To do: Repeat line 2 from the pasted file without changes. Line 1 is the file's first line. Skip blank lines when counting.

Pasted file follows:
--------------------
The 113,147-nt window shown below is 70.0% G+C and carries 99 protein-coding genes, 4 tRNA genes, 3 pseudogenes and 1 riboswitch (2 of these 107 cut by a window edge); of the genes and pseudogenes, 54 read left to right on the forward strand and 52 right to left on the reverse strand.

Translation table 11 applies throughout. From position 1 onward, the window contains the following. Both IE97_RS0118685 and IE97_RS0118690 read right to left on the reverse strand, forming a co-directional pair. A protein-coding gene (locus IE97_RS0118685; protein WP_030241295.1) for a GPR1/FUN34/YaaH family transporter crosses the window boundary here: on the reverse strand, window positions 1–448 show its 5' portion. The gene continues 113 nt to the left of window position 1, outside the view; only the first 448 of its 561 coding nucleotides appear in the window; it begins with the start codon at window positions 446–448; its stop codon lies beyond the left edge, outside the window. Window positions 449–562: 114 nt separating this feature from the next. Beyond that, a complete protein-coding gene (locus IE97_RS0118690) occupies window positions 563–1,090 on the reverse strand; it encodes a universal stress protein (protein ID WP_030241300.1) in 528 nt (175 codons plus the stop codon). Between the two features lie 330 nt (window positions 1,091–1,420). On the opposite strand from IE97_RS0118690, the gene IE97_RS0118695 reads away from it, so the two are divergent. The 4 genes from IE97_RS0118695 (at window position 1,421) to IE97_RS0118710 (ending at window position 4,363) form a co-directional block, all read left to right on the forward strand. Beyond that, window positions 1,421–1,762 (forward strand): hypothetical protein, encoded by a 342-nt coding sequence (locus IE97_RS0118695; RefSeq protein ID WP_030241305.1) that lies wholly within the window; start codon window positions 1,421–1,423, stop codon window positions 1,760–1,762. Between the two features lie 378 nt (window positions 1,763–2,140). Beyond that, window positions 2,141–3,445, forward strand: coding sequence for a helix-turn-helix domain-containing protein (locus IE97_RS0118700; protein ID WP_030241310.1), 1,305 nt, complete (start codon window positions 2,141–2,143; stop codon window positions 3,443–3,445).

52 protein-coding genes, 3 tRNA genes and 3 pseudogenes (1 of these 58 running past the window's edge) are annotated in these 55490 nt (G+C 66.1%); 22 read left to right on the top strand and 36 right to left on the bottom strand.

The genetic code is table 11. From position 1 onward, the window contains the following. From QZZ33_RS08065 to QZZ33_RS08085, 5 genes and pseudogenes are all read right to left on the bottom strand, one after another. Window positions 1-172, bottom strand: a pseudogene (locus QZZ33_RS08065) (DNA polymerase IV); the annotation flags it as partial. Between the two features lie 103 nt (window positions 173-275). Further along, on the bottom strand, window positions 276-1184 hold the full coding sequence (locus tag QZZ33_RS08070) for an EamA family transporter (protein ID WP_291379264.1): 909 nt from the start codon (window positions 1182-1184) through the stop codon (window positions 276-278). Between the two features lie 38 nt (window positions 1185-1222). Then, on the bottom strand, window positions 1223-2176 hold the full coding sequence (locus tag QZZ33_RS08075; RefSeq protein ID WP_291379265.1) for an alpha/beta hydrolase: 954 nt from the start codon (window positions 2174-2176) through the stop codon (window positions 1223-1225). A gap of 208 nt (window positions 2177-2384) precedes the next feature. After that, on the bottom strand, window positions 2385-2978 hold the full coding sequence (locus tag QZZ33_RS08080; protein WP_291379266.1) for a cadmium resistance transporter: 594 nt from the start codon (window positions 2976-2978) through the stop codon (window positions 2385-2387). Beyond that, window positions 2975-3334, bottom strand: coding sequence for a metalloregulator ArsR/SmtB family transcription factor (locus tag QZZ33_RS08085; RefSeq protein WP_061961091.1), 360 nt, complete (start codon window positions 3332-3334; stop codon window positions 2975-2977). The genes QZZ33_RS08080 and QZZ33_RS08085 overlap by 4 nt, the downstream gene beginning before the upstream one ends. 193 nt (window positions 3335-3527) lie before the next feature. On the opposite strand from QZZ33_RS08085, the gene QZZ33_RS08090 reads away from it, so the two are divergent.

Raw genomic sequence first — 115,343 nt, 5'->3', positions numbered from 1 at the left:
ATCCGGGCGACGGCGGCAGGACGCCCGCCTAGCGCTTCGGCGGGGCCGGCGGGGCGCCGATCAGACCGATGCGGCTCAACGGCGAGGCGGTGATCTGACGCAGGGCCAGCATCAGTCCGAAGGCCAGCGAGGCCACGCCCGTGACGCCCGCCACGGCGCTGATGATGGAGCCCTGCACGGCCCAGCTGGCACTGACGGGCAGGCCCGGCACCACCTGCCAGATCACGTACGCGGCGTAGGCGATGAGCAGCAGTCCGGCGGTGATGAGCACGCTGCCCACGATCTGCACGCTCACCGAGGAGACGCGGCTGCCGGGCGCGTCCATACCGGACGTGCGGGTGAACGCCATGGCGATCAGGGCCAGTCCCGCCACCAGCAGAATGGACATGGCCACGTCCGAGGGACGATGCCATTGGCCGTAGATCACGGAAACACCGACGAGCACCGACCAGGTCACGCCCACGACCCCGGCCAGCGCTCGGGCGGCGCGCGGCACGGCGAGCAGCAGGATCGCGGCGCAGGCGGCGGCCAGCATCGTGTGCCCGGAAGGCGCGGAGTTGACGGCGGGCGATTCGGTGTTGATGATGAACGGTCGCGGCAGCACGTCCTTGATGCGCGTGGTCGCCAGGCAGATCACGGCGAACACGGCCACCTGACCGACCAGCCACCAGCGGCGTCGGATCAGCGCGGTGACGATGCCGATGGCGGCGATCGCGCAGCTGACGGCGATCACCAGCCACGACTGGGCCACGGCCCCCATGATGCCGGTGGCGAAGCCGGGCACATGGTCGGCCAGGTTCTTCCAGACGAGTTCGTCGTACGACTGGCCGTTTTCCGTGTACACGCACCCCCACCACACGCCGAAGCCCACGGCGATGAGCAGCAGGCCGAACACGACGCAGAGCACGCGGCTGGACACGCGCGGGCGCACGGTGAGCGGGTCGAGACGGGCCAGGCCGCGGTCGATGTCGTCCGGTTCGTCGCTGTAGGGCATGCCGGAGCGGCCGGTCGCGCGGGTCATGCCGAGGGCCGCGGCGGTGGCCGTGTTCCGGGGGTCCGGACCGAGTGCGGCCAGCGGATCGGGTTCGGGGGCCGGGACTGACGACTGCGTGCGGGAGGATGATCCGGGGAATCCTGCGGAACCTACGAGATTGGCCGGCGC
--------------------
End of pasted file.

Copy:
Translation table 11 applies throughout. From position 1 onward, the window contains the following. Both IE97_RS0118685 and IE97_RS0118690 read right to left on the reverse strand, forming a co-directional pair. A protein-coding gene (locus IE97_RS0118685; protein WP_030241295.1) for a GPR1/FUN34/YaaH family transporter crosses the window boundary here: on the reverse strand, window positions 1–448 show its 5' portion. The gene continues 113 nt to the left of window position 1, outside the view; only the first 448 of its 561 coding nucleotides appear in the window; it begins with the start codon at window positions 446–448; its stop codon lies beyond the left edge, outside the window. Window positions 449–562: 114 nt separating this feature from the next. Beyond that, a complete protein-coding gene (locus IE97_RS0118690) occupies window positions 563–1,090 on the reverse strand; it encodes a universal stress protein (protein ID WP_030241300.1) in 528 nt (175 codons plus the stop codon). Between the two features lie 330 nt (window positions 1,091–1,420). On the opposite strand from IE97_RS0118690, the gene IE97_RS0118695 reads away from it, so the two are divergent. The 4 genes from IE97_RS0118695 (at window position 1,421) to IE97_RS0118710 (ending at window position 4,363) form a co-directional block, all read left to right on the forward strand. Beyond that, window positions 1,421–1,762 (forward strand): hypothetical protein, encoded by a 342-nt coding sequence (locus IE97_RS0118695; RefSeq protein ID WP_030241305.1) that lies wholly within the window; start codon window positions 1,421–1,423, stop codon window positions 1,760–1,762. Between the two features lie 378 nt (window positions 1,763–2,140). Beyond that, window positions 2,141–3,445, forward strand: coding sequence for a helix-turn-helix domain-containing protein (locus IE97_RS0118700; protein ID WP_030241310.1), 1,305 nt, complete (start codon window positions 2,141–2,143; stop codon window positions 3,443–3,445).